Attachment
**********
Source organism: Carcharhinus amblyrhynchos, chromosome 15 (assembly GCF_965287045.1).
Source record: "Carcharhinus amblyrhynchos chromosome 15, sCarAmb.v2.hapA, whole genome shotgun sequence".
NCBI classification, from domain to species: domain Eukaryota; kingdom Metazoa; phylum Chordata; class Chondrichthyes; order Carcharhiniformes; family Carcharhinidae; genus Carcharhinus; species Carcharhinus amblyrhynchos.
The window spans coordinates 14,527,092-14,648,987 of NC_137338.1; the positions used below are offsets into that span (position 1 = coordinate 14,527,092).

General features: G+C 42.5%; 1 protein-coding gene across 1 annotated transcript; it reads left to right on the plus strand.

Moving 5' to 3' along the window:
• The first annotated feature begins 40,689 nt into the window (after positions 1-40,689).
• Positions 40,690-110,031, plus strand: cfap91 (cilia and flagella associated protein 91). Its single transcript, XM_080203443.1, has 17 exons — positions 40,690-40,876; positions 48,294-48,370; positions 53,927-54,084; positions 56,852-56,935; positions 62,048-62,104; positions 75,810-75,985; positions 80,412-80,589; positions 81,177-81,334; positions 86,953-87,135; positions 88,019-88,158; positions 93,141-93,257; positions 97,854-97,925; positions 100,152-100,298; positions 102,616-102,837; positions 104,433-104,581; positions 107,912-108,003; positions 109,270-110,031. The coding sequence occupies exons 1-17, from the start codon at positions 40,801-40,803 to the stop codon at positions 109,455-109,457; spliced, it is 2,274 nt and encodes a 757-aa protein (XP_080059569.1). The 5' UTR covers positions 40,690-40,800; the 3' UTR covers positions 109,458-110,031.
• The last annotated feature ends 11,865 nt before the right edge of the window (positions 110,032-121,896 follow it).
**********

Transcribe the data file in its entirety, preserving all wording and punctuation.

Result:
Source organism: Carcharhinus amblyrhynchos, chromosome 15 (assembly GCF_965287045.1).
Source record: "Carcharhinus amblyrhynchos chromosome 15, sCarAmb.v2.hapA, whole genome shotgun sequence".
NCBI classification, from domain to species: domain Eukaryota; kingdom Metazoa; phylum Chordata; class Chondrichthyes; order Carcharhiniformes; family Carcharhinidae; genus Carcharhinus; species Carcharhinus amblyrhynchos.
The window spans coordinates 14,527,092-14,648,987 of NC_137338.1; the positions used below are offsets into that span (position 1 = coordinate 14,527,092).

General features: G+C 42.5%; 1 protein-coding gene across 1 annotated transcript; it reads left to right on the plus strand.

Moving 5' to 3' along the window:
• The first annotated feature begins 40,689 nt into the window (after positions 1-40,689).
• Positions 40,690-110,031, plus strand: cfap91 (cilia and flagella associated protein 91). Its single transcript, XM_080203443.1, has 17 exons — positions 40,690-40,876; positions 48,294-48,370; positions 53,927-54,084; positions 56,852-56,935; positions 62,048-62,104; positions 75,810-75,985; positions 80,412-80,589; positions 81,177-81,334; positions 86,953-87,135; positions 88,019-88,158; positions 93,141-93,257; positions 97,854-97,925; positions 100,152-100,298; positions 102,616-102,837; positions 104,433-104,581; positions 107,912-108,003; positions 109,270-110,031. The coding sequence occupies exons 1-17, from the start codon at positions 40,801-40,803 to the stop codon at positions 109,455-109,457; spliced, it is 2,274 nt and encodes a 757-aa protein (XP_080059569.1). The 5' UTR covers positions 40,690-40,800; the 3' UTR covers positions 109,458-110,031.
• The last annotated feature ends 11,865 nt before the right edge of the window (positions 110,032-121,896 follow it).